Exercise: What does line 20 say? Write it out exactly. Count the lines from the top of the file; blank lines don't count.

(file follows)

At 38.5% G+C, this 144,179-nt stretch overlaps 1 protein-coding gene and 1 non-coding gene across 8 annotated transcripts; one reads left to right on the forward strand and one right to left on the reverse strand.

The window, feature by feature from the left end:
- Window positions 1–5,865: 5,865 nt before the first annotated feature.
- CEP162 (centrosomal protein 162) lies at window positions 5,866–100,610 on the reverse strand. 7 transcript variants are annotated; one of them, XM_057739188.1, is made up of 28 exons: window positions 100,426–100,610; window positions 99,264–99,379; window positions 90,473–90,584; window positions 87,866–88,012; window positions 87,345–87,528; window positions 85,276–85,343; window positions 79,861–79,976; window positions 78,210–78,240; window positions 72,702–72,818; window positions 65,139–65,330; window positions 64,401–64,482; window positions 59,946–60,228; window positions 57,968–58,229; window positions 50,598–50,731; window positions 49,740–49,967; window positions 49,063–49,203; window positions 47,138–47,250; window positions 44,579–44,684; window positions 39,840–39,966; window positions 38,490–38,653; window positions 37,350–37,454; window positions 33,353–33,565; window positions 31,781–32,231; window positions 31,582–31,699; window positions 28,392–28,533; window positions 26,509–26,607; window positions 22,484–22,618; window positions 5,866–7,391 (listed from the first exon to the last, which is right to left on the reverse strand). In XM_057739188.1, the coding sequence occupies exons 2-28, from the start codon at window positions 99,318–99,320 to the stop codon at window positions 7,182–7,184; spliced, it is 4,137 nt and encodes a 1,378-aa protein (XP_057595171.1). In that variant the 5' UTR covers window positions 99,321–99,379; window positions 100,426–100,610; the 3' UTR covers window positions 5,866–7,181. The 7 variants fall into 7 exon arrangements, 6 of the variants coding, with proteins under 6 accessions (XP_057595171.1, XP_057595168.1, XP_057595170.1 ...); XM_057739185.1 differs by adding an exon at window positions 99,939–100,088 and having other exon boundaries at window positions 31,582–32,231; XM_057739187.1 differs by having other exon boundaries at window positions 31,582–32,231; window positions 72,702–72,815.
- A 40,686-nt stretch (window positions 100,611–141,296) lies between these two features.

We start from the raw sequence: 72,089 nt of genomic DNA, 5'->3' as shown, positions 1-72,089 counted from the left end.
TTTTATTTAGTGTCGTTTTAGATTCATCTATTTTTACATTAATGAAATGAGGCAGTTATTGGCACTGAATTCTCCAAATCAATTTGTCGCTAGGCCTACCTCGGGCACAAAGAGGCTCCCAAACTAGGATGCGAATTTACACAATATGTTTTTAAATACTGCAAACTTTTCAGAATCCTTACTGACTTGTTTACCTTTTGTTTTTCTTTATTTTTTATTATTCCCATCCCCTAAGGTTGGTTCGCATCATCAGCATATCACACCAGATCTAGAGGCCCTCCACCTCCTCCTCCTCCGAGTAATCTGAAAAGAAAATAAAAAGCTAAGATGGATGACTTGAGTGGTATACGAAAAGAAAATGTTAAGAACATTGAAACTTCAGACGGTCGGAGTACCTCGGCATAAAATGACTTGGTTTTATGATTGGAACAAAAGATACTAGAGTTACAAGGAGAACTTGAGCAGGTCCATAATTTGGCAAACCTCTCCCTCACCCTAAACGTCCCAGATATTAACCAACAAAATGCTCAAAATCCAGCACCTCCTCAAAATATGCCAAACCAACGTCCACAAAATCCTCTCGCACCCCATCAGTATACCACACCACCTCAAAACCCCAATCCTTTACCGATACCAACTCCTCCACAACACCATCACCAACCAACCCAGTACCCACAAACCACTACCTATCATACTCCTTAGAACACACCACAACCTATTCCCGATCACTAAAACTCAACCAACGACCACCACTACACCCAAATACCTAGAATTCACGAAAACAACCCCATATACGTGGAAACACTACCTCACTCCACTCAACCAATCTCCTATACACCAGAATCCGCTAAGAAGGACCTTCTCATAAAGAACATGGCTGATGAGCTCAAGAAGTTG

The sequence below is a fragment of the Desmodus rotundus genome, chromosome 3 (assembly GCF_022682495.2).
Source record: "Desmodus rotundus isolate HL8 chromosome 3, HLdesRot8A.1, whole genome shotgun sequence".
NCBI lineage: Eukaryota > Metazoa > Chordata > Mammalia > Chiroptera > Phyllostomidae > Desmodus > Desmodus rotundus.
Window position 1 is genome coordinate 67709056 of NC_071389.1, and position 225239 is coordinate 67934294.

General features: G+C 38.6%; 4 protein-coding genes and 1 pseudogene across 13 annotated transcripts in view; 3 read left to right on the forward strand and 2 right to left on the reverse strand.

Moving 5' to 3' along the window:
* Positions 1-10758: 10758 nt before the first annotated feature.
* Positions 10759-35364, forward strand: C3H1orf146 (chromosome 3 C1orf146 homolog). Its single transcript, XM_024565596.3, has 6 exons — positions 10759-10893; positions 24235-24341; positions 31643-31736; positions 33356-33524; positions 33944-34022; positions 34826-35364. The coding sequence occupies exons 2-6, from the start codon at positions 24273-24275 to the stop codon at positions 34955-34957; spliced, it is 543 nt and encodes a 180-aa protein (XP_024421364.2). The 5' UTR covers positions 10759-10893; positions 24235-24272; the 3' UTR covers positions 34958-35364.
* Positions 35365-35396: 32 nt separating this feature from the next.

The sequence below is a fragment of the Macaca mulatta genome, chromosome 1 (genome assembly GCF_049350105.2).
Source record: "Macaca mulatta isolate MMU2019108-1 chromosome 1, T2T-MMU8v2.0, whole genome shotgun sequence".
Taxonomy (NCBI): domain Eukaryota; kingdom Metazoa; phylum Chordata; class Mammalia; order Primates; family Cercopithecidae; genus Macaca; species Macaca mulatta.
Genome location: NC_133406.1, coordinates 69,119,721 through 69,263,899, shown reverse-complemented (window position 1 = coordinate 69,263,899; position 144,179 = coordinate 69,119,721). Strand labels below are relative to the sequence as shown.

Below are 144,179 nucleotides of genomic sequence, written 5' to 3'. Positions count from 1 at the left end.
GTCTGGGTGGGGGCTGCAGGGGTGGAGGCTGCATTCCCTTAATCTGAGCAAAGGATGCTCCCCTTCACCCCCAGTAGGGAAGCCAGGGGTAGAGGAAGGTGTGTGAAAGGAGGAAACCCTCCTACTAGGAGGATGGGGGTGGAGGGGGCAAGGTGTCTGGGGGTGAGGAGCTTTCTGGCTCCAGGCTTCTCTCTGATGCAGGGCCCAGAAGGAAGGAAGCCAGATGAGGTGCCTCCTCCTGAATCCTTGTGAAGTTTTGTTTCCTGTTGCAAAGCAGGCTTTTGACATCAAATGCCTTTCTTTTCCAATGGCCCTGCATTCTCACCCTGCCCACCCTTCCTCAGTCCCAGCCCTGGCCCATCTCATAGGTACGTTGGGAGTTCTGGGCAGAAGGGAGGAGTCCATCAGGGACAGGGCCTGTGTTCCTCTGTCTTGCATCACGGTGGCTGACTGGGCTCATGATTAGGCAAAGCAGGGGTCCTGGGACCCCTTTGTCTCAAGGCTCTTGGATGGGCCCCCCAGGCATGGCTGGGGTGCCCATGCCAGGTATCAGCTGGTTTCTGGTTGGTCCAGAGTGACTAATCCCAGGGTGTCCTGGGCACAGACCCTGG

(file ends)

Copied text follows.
Genome location: NC_133406.1, coordinates 69,119,721 through 69,263,899, shown reverse-complemented (window position 1 = coordinate 69,263,899; position 144,179 = coordinate 69,119,721). Strand labels below are relative to the sequence as shown.